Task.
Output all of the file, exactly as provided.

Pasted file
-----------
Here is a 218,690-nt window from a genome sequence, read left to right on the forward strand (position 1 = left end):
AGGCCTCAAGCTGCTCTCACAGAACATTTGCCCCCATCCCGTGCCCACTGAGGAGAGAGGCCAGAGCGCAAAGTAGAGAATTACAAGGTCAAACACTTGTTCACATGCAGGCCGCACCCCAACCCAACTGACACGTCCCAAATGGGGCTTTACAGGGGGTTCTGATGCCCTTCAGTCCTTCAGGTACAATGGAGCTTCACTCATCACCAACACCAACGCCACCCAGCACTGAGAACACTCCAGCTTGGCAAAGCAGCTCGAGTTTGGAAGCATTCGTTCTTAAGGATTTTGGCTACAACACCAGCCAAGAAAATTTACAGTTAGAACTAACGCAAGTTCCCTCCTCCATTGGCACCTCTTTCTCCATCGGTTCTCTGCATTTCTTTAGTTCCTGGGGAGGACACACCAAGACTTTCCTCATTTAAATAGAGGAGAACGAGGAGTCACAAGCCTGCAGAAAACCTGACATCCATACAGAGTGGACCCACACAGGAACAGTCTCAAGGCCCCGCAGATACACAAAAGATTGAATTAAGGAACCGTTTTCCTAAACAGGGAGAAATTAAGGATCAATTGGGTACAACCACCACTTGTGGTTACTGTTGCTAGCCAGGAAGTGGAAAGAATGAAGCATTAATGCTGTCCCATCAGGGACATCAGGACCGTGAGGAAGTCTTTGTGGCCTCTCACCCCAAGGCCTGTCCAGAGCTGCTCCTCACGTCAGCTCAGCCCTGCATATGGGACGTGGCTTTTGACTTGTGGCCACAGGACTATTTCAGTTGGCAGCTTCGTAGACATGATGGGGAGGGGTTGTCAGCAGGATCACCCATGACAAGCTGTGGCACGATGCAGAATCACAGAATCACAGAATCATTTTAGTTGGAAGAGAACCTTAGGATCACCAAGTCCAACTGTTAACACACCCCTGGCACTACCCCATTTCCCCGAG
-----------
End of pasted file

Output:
Here is a 218,690-nt window from a genome sequence, read left to right on the forward strand (position 1 = left end):
AGGCCTCAAGCTGCTCTCACAGAACATTTGCCCCCATCCCGTGCCCACTGAGGAGAGAGGCCAGAGCGCAAAGTAGAGAATTACAAGGTCAAACACTTGTTCACATGCAGGCCGCACCCCAACCCAACTGACACGTCCCAAATGGGGCTTTACAGGGGGTTCTGATGCCCTTCAGTCCTTCAGGTACAATGGAGCTTCACTCATCACCAACACCAACGCCACCCAGCACTGAGAACACTCCAGCTTGGCAAAGCAGCTCGAGTTTGGAAGCATTCGTTCTTAAGGATTTTGGCTACAACACCAGCCAAGAAAATTTACAGTTAGAACTAACGCAAGTTCCCTCCTCCATTGGCACCTCTTTCTCCATCGGTTCTCTGCATTTCTTTAGTTCCTGGGGAGGACACACCAAGACTTTCCTCATTTAAATAGAGGAGAACGAGGAGTCACAAGCCTGCAGAAAACCTGACATCCATACAGAGTGGACCCACACAGGAACAGTCTCAAGGCCCCGCAGATACACAAAAGATTGAATTAAGGAACCGTTTTCCTAAACAGGGAGAAATTAAGGATCAATTGGGTACAACCACCACTTGTGGTTACTGTTGCTAGCCAGGAAGTGGAAAGAATGAAGCATTAATGCTGTCCCATCAGGGACATCAGGACCGTGAGGAAGTCTTTGTGGCCTCTCACCCCAAGGCCTGTCCAGAGCTGCTCCTCACGTCAGCTCAGCCCTGCATATGGGACGTGGCTTTTGACTTGTGGCCACAGGACTATTTCAGTTGGCAGCTTCGTAGACATGATGGGGAGGGGTTGTCAGCAGGATCACCCATGACAAGCTGTGGCACGATGCAGAATCACAGAATCACAGAATCATTTTAGTTGGAAGAGAACCTTAGGATCACCAAGTCCAACTGTTAACACACCCCTGGCACTACCCCATTTCCCCGAG